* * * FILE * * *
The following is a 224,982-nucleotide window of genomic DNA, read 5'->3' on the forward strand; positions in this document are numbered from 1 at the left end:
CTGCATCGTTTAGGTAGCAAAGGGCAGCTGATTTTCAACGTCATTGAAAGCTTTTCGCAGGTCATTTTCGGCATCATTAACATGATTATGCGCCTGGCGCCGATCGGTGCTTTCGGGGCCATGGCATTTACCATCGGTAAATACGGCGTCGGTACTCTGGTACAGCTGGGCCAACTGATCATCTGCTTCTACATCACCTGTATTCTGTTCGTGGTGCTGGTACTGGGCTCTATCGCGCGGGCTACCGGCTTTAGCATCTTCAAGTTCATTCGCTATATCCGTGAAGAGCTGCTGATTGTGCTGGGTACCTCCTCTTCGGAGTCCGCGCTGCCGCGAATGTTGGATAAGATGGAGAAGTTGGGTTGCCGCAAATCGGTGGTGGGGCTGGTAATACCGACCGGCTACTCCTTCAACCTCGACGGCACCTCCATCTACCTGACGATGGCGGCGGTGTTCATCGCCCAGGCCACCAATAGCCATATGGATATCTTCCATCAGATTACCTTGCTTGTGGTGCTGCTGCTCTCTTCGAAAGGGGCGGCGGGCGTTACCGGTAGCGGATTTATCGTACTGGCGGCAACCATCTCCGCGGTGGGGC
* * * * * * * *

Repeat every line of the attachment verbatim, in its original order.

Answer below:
The following is a 224,982-nucleotide window of genomic DNA, read 5'->3' on the forward strand; positions in this document are numbered from 1 at the left end:
CTGCATCGTTTAGGTAGCAAAGGGCAGCTGATTTTCAACGTCATTGAAAGCTTTTCGCAGGTCATTTTCGGCATCATTAACATGATTATGCGCCTGGCGCCGATCGGTGCTTTCGGGGCCATGGCATTTACCATCGGTAAATACGGCGTCGGTACTCTGGTACAGCTGGGCCAACTGATCATCTGCTTCTACATCACCTGTATTCTGTTCGTGGTGCTGGTACTGGGCTCTATCGCGCGGGCTACCGGCTTTAGCATCTTCAAGTTCATTCGCTATATCCGTGAAGAGCTGCTGATTGTGCTGGGTACCTCCTCTTCGGAGTCCGCGCTGCCGCGAATGTTGGATAAGATGGAGAAGTTGGGTTGCCGCAAATCGGTGGTGGGGCTGGTAATACCGACCGGCTACTCCTTCAACCTCGACGGCACCTCCATCTACCTGACGATGGCGGCGGTGTTCATCGCCCAGGCCACCAATAGCCATATGGATATCTTCCATCAGATTACCTTGCTTGTGGTGCTGCTGCTCTCTTCGAAAGGGGCGGCGGGCGTTACCGGTAGCGGATTTATCGTACTGGCGGCAACCATCTCCGCGGTGGGGC